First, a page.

He was a grumpy dude whose cruelty extended to the administration of near-lethal overdoses of sentimentality, particularly to strangers. He knew what he was doing, and the love he received for it only made him grumpier.

Wednesday, February 15, 2017

Glenn Lewis

Eva Madden has made a short video on Glenn Lewis that has the artist recognizable to those who know him.

At one point in the video we see Glenn walking through the Ambivalent Pleasures exhibition at the Vancouver Art Gallery, where his photo/pot works are on display.

On pairing his pots with photos of the places in which his pots (and the photos) were made, Glenn says, "When you're putting something together, say a photograph and a pot, I mean this is an illogical thing. But when I am thinking about an artwork, it's a different kind of process and I think it's maybe a kind of poetic process. When you think about it, what is the inspiration for poetry? It is actual life -- I mean it is something that you notice in your everyday world."

Of Tamara Henderson's sculpture and paintings, Glenn says (0:39-0:44), "These are far out." But when he enters a room of Kim Dorland paintings (1:12-1:15), he looks away.

Tuesday, February 14, 2017

Catalogue Essay

Katherine Pickering's lean, stumble, spill, sway, fold exhibition is at the Vernon Public Art Gallery January 5 - March 8, 2017.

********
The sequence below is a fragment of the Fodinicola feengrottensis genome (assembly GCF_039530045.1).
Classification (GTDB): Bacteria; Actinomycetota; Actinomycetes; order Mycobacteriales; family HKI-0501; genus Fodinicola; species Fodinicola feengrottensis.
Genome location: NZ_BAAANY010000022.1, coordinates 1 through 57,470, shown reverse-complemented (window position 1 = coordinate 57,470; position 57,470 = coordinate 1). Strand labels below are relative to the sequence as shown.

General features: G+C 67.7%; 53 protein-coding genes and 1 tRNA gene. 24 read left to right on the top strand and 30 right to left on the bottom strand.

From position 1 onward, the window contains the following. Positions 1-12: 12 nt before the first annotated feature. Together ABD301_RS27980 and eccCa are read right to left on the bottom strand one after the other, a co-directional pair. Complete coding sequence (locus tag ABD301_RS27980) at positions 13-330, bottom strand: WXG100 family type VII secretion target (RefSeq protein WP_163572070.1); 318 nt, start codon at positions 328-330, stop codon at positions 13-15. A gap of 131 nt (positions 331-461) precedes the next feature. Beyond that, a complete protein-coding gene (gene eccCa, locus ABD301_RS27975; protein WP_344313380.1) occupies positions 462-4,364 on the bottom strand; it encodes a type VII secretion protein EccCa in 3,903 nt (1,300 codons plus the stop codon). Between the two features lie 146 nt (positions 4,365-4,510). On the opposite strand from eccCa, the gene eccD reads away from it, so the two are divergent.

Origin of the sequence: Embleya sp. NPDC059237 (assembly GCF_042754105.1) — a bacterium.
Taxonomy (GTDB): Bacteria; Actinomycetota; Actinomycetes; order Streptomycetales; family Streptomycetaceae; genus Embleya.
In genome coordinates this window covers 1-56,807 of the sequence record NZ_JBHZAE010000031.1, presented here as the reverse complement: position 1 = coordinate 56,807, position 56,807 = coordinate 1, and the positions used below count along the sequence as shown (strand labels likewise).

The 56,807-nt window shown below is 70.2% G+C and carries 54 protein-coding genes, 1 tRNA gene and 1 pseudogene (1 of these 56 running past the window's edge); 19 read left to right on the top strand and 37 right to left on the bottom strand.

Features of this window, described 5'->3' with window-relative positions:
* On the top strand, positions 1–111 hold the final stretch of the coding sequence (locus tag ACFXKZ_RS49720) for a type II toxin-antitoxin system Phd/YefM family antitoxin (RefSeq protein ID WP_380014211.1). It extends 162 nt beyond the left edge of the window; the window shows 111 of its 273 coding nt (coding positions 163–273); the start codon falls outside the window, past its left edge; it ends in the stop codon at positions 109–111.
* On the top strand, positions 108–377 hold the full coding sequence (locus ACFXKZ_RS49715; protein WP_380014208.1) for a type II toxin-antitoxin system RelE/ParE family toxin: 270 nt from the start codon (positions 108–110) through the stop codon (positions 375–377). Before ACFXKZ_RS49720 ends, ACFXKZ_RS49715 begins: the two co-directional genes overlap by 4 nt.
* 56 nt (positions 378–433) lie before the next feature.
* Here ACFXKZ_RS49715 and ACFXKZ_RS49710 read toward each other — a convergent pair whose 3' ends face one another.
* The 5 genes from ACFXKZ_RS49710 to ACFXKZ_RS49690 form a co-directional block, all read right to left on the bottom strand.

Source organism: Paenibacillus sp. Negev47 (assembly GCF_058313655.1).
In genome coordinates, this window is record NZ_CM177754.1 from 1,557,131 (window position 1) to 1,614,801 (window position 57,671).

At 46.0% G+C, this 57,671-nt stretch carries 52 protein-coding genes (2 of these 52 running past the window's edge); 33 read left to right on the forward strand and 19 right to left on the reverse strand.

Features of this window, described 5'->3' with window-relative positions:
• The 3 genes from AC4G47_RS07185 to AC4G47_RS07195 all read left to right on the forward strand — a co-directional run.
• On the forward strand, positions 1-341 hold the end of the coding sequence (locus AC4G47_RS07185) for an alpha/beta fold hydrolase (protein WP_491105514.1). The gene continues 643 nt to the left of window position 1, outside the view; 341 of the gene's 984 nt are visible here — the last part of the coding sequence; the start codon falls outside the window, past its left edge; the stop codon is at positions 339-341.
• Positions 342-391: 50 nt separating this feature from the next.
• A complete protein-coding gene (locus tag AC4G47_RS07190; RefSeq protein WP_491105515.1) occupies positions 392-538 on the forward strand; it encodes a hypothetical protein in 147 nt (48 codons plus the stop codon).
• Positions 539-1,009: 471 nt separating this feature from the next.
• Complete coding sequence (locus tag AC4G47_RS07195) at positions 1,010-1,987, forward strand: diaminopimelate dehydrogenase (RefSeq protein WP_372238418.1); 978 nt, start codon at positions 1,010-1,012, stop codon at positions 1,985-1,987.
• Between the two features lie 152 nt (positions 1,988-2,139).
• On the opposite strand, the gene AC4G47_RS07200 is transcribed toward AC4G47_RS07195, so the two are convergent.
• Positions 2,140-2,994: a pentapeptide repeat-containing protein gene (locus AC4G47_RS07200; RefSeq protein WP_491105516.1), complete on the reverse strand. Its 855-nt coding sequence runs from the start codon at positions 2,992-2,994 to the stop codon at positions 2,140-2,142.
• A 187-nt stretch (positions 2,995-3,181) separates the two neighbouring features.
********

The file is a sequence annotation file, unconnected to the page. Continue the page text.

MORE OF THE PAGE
Composition by Association: The Recent Sculpture Paintings of Katherine Pickering

While preparing to write a text on painting I arrange my study to parallel what I have seen of painters’ studios, with my source materials lined up beside me like tubes of paint and a desktop surface that is not so much primed but wiped clean of bread crumbs and coffee rings. There, I think as I stare into the glare of my pine laminate “canvas” -- almost there. But where years ago I would place a blotter on that canvas, with a fresh piece of construction paper tucked into its puffy leather corners, then a typewriter on top of that, now it is a MacBook, whose lid I flip up and, as Katherine Pickering does when working late in her studio, select a podcast to both ignore and keep me company while I look through my books and print-outs, scanning their pages before “cutting” from these scans a few relevant passages, which I paste into a Word file, hoping something will emanate from them, much like tonight’s podcast on the kombucha phenomenon, how this fermented drink requires a starter, or a “mother”, as it is called, to keep me from sitting there, staring.